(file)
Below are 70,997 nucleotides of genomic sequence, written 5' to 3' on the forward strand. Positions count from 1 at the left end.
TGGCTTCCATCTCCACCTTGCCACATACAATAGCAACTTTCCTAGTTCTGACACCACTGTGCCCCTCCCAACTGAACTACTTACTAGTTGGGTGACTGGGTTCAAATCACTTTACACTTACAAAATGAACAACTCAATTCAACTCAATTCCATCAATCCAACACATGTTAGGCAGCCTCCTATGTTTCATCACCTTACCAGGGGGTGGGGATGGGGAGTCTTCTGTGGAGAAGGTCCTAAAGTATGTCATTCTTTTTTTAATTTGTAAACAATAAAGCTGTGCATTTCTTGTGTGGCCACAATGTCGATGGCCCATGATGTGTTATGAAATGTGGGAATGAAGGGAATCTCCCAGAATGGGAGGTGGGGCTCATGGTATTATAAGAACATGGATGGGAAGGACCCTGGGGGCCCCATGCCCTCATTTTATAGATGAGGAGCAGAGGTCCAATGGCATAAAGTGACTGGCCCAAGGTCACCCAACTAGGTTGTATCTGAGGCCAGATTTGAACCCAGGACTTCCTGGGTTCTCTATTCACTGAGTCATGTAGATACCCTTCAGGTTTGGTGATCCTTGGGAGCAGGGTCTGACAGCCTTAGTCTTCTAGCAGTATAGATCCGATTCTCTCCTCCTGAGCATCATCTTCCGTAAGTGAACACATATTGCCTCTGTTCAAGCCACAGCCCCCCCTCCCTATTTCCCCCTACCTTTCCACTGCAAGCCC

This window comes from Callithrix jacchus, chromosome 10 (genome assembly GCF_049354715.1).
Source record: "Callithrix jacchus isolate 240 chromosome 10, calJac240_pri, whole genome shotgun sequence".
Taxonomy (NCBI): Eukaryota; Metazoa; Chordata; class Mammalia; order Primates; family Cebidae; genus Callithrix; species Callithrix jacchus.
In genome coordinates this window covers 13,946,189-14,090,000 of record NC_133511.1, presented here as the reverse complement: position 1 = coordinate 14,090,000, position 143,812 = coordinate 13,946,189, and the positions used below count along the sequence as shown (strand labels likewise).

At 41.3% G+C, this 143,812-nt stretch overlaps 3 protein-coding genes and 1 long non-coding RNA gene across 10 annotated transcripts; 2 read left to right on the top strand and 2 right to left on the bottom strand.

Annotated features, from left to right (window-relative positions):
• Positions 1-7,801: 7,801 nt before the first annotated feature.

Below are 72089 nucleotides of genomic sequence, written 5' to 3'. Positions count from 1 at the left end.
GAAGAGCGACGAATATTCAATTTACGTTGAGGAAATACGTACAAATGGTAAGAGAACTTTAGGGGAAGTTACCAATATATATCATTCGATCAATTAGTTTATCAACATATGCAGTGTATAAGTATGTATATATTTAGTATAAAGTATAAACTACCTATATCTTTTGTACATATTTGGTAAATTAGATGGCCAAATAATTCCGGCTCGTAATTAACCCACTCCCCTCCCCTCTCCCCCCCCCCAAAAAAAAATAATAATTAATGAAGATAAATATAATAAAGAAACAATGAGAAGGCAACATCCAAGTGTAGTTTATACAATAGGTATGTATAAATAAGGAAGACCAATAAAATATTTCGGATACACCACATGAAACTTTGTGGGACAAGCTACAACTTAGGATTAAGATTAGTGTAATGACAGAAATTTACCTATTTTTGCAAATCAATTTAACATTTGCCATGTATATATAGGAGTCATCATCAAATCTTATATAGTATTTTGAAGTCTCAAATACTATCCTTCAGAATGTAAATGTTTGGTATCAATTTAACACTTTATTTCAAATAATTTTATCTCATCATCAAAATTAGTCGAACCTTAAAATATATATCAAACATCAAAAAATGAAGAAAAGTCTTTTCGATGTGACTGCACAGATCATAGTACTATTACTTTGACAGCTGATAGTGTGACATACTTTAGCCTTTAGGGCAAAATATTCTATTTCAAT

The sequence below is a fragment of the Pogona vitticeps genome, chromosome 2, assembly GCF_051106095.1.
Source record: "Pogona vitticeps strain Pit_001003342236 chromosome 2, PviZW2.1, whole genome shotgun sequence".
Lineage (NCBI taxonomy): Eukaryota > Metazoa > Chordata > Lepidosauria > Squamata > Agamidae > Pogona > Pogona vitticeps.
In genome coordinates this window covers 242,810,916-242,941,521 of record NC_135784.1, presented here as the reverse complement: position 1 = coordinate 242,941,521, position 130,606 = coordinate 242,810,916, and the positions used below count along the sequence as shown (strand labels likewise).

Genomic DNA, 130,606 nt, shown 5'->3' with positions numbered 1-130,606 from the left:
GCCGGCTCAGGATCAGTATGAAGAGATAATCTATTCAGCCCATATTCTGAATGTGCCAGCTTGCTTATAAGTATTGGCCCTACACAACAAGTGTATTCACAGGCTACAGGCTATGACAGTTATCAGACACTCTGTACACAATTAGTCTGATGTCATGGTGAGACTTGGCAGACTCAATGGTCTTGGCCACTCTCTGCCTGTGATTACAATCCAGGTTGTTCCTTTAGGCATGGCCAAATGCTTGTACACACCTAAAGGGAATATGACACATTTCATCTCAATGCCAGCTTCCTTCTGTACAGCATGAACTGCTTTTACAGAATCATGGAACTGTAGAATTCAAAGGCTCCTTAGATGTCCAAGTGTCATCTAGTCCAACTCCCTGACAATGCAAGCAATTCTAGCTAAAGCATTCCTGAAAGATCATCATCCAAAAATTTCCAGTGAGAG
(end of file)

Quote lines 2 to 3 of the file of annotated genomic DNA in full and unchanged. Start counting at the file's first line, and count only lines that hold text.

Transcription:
TGGCTTCCATCTCCACCTTGCCACATACAATAGCAACTTTCCTAGTTCTGACACCACTGTGCCCCTCCCAACTGAACTACTTACTAGTTGGGTGACTGGGTTCAAATCACTTTACACTTACAAAATGAACAACTCAATTCAACTCAATTCCATCAATCCAACACATGTTAGGCAGCCTCCTATGTTTCATCACCTTACCAGGGGGTGGGGATGGGGAGTCTTCTGTGGAGAAGGTCCTAAAGTATGTCATTCTTTTTTTAATTTGTAAACAATAAAGCTGTGCATTTCTTGTGTGGCCACAATGTCGATGGCCCATGATGTGTTATGAAATGTGGGAATGAAGGGAATCTCCCAGAATGGGAGGTGGGGCTCATGGTATTATAAGAACATGGATGGGAAGGACCCTGGGGGCCCCATGCCCTCATTTTATAGATGAGGAGCAGAGGTCCAATGGCATAAAGTGACTGGCCCAAGGTCACCCAACTAGGTTGTATCTGAGGCCAGATTTGAACCCAGGACTTCCTGGGTTCTCTATTCACTGAGTCATGTAGATACCCTTCAGGTTTGGTGATCCTTGGGAGCAGGGTCTGACAGCCTTAGTCTTCTAGCAGTATAGATCCGATTCTCTCCTCCTGAGCATCATCTTCCGTAAGTGAACACATATTGCCTCTGTTCAAGCCACAGCCCCCCCTCCCTATTTCCCCCTACCTTTCCACTGCAAGCCC

This window comes from Callithrix jacchus, chromosome 10 (genome assembly GCF_049354715.1).